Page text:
9.44% Photo-charging Efficiency Solar Redox Flow Cell via Single-photon Device

In our recent work, we show the importance of rational catalytic surface and interface design. Our single-photon device embedded redox flow cell with an optimised design showed a photo-charging efficiency of over 9.4%, which is the highest record among the single-junction-based flow cell systems.

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An associated article published in Communications Materials can be found here:https://www.nature.com/article... (DOI: 10.1038/s43246-020-0020-7)

The combination of a photo-device with an electrochemical system, such as photoelectrochemical (PEC) water splitting, has attracted much attention for the last decades because the direct conversion of solar energy into chemical is an attractive route to produce clean fuel. However, we are currently at an interesting juncture where its days as a prospective renewable energy source are fading due to its sluggish reaction kinetics and poor technological readiness.1,2

Alternatively, solar rechargeable redox flow batteries (SRFBs) have drawn considerable interest from energy storage researchers. Generally, redox flow batteries (RFBs) present facile kinetics, which is several orders of magnitudes faster than that for the water-splitting processes. The simple architectural concept of the SRFB is also its technological readiness. As shown in figure below (Fig. 1), a combination of an RFB and a PEC photo-charging component is used as a means of simultaneous storage of solar energy into chemicals, which can be readily utilized to generate electricity.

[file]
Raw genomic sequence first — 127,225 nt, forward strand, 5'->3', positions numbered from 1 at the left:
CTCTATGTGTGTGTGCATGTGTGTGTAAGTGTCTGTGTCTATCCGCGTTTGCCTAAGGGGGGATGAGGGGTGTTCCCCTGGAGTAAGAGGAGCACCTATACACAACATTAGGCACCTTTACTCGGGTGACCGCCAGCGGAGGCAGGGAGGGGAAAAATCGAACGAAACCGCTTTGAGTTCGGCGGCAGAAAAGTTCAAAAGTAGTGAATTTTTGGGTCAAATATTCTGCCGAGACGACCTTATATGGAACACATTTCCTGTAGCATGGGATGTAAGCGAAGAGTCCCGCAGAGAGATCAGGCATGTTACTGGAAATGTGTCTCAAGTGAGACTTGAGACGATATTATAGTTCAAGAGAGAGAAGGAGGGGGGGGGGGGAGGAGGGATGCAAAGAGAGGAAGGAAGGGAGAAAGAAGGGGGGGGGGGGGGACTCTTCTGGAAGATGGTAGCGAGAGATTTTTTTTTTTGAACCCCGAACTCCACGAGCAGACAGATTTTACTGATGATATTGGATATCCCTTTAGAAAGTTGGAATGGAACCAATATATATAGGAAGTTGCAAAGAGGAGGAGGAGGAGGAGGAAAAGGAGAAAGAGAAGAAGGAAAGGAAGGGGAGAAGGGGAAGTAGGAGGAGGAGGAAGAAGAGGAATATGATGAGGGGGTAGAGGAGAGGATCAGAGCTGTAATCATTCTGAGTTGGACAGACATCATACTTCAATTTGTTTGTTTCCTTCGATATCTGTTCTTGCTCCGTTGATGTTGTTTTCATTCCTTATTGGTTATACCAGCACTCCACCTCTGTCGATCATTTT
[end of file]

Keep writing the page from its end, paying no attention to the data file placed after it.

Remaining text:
Figure 1
Fig. 1 Experimental set-up for the photo-charging performance measurement

Despite these advantages, recent SRFB studies are confronted with slow kinetics, which is opposite to the trend in RFB studies. The unforeseen poor reaction kinetics are attributed to an inadvertent application without careful consideration of solid/liquid interfaces, which may be different from typical catalytic reactions. In practice, we have fabricated various c-Si photoelectrodes to demonstrate a dependency of ferri-/ferrocyanide redox reaction reactivity on the type of conducting materials (carbon and Pt) and device architecture.